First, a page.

You know that departments of "corrections" have dropped all remaining pretense of correcting anything when they ban books.
The U.S. penal system is practically devoid of restitution, reparations, or rehabilitation. It has been so heavily promoted as a means of cruel vengeance, that the notion of prisoners having rights almost seems nonsensical.
Yet incarcerated people are people, and many of them will be freed some day. And the biggest book ban in the United States is not in schools or public libraries, but in prisons and jails.
As members of Congress return to Washington, click here to join a large movement asking the House and Senate Judiciary Committees to convene hearings on book restriction practices in prisons.
Studies have documented that allowing people in prison access to outside information and ideas reduces recidivism.
In the past few years, various states and the federal prison system have attempted to dramatically restrict book deliveries to incarcerated people, or have shut down such deliveries entirely.
In Texas, the Department of Criminal Justice has banned over 10,000 books from prisons, including books by Alice Walker, John Grisham, Jenna Bush Hager, Henry Louis Gates Jr., and Bob Dole. While books from Adolf Hitler and David Duke have been allowed, books about civil rights and prison conditions are often blocked.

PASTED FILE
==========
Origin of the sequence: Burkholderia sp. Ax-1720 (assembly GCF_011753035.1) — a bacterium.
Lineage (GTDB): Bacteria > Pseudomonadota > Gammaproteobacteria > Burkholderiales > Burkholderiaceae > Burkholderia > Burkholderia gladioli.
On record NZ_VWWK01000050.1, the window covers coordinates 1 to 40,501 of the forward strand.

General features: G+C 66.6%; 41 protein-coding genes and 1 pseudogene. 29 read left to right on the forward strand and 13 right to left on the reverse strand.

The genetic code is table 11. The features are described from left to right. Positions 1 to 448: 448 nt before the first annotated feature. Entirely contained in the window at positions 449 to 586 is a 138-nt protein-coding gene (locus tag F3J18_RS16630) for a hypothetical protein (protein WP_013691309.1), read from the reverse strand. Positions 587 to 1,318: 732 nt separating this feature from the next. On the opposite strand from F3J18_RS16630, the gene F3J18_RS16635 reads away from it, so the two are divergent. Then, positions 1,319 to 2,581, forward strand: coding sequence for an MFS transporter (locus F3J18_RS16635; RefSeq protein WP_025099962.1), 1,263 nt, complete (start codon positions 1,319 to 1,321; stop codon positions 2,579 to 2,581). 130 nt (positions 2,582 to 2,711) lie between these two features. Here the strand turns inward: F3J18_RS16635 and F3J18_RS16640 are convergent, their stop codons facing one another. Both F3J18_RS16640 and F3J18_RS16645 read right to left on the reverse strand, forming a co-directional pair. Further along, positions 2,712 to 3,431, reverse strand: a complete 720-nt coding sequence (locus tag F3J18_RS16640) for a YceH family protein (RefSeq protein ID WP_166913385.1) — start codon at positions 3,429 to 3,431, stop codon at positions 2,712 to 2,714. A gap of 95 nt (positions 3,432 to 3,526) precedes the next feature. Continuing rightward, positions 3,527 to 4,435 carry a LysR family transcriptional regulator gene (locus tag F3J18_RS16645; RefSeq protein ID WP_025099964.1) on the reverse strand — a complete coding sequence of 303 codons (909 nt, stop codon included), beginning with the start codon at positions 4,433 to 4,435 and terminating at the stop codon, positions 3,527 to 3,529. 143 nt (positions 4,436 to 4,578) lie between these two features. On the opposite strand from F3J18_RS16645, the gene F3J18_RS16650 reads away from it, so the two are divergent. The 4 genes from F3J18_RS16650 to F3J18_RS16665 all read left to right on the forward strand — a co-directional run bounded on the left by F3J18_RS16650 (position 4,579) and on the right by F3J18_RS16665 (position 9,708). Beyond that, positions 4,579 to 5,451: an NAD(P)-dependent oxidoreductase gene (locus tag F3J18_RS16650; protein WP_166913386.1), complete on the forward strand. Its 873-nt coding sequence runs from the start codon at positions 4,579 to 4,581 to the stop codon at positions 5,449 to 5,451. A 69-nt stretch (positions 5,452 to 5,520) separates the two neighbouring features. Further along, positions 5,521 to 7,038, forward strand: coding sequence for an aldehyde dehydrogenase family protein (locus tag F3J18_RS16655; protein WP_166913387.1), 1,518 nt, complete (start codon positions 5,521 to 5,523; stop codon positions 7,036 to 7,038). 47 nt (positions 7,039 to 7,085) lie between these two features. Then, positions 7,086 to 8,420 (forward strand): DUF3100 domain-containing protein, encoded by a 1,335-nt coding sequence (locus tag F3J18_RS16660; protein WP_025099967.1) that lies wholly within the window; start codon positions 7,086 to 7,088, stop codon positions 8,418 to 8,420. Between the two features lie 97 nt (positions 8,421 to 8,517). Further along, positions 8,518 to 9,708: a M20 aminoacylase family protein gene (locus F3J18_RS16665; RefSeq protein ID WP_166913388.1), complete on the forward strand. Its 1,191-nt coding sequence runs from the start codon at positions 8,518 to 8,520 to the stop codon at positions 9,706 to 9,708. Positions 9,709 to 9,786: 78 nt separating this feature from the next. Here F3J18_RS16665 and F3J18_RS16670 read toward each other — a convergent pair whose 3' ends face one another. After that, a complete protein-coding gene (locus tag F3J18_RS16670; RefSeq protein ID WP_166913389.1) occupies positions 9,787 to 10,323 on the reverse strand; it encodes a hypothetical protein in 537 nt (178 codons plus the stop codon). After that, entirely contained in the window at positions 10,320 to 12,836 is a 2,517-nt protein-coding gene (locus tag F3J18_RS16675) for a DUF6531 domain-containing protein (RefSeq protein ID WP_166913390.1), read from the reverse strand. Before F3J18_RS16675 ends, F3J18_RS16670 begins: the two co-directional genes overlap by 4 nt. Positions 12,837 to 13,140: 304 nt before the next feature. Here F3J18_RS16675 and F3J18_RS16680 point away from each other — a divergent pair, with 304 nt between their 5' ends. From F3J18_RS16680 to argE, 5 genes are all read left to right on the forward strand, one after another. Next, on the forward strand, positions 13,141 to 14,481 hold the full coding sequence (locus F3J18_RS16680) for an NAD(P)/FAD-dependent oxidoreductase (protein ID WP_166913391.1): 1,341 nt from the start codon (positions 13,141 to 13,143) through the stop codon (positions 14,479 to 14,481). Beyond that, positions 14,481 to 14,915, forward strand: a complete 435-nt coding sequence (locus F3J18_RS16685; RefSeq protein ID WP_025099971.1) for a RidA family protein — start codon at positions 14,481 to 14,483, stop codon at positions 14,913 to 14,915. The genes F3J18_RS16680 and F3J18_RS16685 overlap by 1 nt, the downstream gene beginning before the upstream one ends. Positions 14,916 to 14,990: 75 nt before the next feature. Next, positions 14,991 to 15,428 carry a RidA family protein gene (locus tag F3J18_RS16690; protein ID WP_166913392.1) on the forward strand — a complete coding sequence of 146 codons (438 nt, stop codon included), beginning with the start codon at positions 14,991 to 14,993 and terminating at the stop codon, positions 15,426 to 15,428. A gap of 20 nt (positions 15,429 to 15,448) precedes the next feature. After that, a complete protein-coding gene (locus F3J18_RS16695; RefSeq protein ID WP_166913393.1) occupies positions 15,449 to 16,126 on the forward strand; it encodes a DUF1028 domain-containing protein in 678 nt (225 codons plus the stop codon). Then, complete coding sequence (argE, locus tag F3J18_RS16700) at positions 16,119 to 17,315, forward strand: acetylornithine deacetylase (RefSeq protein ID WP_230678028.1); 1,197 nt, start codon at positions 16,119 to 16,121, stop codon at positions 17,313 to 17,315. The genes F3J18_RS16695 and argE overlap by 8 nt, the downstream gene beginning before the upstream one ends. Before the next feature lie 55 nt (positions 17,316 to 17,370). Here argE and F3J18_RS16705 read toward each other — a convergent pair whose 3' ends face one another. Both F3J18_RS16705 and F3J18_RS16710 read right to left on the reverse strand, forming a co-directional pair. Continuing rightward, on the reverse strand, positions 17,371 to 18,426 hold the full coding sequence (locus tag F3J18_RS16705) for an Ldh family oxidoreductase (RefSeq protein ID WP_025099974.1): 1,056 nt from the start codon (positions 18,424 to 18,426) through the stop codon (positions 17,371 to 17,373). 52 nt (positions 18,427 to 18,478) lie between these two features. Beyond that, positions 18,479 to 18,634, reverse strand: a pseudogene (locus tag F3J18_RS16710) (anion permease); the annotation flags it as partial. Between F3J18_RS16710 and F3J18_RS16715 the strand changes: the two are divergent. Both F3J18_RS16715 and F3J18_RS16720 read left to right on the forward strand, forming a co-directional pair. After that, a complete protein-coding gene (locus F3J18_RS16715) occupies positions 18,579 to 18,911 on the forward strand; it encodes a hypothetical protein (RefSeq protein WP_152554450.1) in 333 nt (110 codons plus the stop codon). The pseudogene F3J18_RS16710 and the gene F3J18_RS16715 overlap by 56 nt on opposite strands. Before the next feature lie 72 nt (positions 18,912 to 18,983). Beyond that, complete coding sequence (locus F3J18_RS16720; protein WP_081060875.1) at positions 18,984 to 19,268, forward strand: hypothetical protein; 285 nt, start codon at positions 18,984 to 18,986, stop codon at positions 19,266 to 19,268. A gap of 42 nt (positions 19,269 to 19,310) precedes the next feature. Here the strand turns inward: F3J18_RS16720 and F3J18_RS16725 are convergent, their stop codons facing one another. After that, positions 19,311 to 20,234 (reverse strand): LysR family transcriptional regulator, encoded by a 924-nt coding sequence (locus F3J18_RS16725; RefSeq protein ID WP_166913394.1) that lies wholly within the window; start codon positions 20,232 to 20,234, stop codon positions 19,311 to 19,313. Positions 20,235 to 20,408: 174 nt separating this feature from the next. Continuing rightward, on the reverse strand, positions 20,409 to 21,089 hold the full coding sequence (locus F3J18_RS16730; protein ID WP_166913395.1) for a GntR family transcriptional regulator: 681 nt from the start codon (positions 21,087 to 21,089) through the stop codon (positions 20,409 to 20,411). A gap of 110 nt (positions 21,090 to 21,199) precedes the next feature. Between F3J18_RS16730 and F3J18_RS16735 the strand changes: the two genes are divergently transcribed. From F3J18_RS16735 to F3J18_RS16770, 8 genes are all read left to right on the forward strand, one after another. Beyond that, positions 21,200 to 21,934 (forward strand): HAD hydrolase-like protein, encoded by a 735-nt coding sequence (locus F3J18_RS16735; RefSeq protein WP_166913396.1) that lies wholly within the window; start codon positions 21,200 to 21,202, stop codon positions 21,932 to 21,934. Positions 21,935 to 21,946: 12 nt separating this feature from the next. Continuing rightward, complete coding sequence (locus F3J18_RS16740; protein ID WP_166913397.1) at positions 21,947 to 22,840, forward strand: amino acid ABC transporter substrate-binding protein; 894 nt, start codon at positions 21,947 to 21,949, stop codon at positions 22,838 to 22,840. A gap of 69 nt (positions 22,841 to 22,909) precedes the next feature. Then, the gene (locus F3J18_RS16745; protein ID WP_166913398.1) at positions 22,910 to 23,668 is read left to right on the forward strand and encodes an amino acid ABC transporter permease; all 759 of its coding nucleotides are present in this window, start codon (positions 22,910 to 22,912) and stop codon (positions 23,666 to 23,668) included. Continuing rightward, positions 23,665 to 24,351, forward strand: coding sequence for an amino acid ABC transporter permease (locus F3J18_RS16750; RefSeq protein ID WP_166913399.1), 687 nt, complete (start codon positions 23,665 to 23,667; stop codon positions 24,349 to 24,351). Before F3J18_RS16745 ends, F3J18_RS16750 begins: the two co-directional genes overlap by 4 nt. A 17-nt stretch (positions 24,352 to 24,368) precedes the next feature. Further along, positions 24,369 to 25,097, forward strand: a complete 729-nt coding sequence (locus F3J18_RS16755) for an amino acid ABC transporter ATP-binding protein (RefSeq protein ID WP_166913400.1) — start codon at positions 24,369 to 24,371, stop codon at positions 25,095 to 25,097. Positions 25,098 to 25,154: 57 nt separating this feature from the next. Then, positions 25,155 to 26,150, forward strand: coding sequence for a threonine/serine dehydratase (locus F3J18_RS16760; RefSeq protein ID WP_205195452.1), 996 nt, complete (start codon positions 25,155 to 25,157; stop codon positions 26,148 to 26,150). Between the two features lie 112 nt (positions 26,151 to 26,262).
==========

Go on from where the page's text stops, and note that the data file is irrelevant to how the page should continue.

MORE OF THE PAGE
Prisons across the country have attempted to ban the book “The New Jim Crow: Mass Incarceration in the Age of Colorblindness.” Public outcry has forced many prisons to reverse their decision, and yet, bans on books that discuss mass incarceration continue in prisons across the country.
Click here to help turn this around.
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-- The RootsAction.org Team
P.S. RootsAction is an independent online force endorsed by Jim Hightower, Barbara Ehrenreich, Cornel West, Daniel Ellsberg, Glenn Greenwald, Naomi Klein, Bill Fletcher Jr., Laura Flanders, former U.S. Senator James Abourezk, Frances Fox Piven, Lila Garrett, Phil Donahue, Sonali Kolhatkar, and many others.